Manti Te’o: The Best From Hawaii?
I was talking with a good friend the other day, and somehow the conversation turned to who we thought was the best Hawaii-born college football player ever.
Each of us threw out a number of names Herman Wedemeyer, Charley Ane, Bob Apisa, Rockne Freitas, Olin Kreutz, Timmy Chang, Chris Naole, Tommy Kaulukukui, and a few other big names of the past.
Further research revealed that some of those we discussed weren’t actually born in the Islands Al Noga, Jesse Sapolu and Mosi Tatupu (all born in Samoa.)
Kaulukukui was the first prominent all-American from Hawaii, Wedemeyer was the first consensus all-American (Naole was the second), and Chang smashed a number of NCAA records during his five years of quarterbacking at UH.
But all of these past greats are about to be eclipsed by a junior linebacker currently poised to take the title as the best local-born college football player ever Notre Dame’s Manti Te’o.
Just consider Manti’s credentials.
Not only is he on national television every week, and virtually always the center of the defensive discussion, but the award mentions he’s accumulating are piling up faster than you can say Notre Dame Fighting Irish.
Just this past week, the 6-foot-2, 255-pound inside linebacker from Laie by way of Punahou was named a semifinalist for the Dick Butkus award (top linebacker in the nation), the Chuck Bednarik award (top defensive player), and the Vince Lombardi Award (best lineman or linebacker).
He’s also on the watch list for the Nagurski award and the Lott award, and statistically he’s one of the nation’s leading tacklers with more than 10 tackles per game, and No. 1 among inside linebackers for solo tackles for loss.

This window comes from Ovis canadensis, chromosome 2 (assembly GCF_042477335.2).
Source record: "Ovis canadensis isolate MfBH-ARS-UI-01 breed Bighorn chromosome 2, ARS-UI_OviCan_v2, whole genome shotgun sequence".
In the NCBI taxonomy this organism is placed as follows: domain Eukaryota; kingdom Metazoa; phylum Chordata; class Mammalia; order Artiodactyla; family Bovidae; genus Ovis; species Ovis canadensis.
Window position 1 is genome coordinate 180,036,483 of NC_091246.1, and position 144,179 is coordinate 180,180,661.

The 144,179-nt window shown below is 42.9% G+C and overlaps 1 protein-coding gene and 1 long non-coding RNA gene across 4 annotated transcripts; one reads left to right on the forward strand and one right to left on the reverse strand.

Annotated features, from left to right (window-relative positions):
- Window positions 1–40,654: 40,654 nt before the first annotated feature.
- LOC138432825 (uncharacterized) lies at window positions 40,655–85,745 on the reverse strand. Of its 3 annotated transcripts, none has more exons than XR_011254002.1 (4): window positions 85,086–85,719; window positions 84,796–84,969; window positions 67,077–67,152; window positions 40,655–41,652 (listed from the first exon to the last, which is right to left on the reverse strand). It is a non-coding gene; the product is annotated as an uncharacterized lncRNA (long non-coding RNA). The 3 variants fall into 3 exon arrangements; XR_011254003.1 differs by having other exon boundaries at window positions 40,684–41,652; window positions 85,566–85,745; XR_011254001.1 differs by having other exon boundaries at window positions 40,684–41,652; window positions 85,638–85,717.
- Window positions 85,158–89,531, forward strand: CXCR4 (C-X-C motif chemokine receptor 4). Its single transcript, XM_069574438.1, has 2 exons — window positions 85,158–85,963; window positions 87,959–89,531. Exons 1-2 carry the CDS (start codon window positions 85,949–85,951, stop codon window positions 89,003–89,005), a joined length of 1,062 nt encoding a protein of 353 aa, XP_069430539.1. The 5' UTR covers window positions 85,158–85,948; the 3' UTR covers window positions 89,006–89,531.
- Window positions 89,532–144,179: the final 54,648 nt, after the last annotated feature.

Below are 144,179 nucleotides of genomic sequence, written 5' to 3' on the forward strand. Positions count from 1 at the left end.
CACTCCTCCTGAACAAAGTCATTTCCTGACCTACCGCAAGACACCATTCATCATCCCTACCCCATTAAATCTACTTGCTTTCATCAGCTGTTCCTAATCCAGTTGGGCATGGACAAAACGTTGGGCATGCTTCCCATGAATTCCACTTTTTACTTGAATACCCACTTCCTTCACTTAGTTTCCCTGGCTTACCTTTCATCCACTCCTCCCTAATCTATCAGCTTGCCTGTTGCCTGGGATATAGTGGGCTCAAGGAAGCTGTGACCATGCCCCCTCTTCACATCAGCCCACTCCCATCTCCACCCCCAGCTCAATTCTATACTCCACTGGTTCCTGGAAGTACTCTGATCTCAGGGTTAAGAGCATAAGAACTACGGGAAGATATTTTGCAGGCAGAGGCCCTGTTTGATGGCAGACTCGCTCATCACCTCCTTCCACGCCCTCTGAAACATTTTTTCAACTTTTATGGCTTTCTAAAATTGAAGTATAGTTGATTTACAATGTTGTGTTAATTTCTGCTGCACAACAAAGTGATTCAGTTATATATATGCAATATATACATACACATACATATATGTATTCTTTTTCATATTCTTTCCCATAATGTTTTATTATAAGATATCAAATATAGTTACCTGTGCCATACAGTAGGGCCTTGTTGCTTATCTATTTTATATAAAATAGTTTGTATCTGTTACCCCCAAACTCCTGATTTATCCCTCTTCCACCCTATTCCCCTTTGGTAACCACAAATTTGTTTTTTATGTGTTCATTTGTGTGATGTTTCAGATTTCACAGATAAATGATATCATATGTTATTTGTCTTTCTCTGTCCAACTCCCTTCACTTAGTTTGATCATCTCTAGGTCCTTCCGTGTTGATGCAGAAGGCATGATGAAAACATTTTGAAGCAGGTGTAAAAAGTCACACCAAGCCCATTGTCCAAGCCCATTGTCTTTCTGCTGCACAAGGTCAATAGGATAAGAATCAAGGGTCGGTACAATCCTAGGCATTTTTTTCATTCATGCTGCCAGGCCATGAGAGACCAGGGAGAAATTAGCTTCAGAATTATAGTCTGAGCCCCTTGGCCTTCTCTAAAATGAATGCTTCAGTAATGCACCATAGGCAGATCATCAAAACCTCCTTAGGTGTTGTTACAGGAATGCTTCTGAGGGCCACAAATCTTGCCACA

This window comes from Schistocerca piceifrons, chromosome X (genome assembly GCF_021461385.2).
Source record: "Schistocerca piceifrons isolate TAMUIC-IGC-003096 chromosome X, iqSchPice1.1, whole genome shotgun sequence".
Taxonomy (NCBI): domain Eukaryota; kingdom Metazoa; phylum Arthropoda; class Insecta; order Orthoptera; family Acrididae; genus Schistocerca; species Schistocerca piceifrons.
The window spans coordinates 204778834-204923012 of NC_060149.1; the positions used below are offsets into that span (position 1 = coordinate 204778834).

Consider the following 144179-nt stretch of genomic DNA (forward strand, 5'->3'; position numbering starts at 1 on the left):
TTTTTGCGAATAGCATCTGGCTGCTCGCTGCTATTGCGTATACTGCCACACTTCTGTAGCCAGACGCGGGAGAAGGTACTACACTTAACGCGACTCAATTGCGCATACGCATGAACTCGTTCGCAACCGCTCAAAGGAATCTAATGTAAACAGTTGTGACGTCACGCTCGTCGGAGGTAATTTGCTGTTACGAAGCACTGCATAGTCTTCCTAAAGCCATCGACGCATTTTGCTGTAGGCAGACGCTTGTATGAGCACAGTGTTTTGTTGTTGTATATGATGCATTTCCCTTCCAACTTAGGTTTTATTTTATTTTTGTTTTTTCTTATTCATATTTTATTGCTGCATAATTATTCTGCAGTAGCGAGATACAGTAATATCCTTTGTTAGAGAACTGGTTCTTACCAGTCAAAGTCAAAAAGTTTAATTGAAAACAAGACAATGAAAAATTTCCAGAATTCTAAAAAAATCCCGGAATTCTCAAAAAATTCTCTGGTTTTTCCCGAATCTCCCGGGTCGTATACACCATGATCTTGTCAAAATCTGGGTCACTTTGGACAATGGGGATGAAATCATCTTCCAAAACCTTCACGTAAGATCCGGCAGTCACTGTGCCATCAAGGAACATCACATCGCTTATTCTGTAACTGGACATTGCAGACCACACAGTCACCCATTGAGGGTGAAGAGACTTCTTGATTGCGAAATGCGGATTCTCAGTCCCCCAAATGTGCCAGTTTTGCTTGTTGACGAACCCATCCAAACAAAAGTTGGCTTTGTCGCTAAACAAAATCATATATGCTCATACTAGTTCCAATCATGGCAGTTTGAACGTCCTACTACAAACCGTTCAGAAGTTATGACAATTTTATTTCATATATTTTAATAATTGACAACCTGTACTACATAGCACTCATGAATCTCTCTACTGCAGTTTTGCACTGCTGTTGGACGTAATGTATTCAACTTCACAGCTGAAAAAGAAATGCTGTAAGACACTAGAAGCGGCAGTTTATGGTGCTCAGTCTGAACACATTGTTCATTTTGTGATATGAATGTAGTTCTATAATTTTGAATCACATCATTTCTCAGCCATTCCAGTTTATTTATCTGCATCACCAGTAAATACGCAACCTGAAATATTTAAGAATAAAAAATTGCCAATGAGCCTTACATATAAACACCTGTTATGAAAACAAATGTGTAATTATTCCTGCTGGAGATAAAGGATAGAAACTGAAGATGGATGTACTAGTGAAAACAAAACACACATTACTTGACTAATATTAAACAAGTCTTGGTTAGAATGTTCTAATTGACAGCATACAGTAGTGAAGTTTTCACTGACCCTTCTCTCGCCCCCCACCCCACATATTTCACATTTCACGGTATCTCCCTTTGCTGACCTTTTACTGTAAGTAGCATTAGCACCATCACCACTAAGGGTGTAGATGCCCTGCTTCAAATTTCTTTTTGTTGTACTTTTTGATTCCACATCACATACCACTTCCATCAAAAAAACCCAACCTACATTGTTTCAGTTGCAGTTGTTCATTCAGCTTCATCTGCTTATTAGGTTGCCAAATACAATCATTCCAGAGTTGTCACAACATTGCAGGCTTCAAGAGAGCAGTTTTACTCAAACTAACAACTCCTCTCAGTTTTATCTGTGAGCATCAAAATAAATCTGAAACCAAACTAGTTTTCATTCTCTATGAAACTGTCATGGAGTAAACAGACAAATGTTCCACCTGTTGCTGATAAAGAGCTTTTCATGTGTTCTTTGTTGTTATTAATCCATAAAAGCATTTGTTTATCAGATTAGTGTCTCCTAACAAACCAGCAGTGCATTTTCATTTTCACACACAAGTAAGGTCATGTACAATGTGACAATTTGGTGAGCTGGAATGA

Following a brilliant career at Punahou, where he was named our state defensive player of the year twice, won a state championship, and was named by USA Today and Sporting News as the National Player of the Year, Te’o has been nothing short of brilliant in his 2 1/2 years in South Bend.
The speedy, hard-hitting, and versatile linebacker was a freshman allAmerican in his first year at Notre Dame, a second-team all-American as a sophomore, and has a chance to be a first-teamer this year.
Noted NFL-draft specialists list him as one of the top three linebacker candidates who might come out for the draft, with the only question whether or not Manti will declare for the draft early. If so, most experts figure he’s a first-rounder.
Because the title of “best ever” is so subjective, some might argue whether Manti is ready to be crowned before his junior season is even completed. But there’s no doubt that his entire body of work is quite impressive, and that he makes a huge impact on virtually every down he plays.
What I personally like about his incredible play is his unrelenting intensity and passion for the game.
Manti once told reporters who cover him at Notre Dame “whether you’re in Pop Warner, high school, college or the NFL, at the end of the day, it’s still football. It’s still the game that you played with your friends in your backyard. It’s still the game that you played in the parks. It’s still the same game. So that love, that joy, that swag that you have when you were little, carry that over to college. Sometimes you’re lost in this whole college environment and big stadium, faster players, you lose the whole point of the game. We just play football. We just line up and get to the ball.”
Right now, a case can be made that Manti Te’o has played the game better than any Hawaiian-born collegian ever.
Let the debate begin.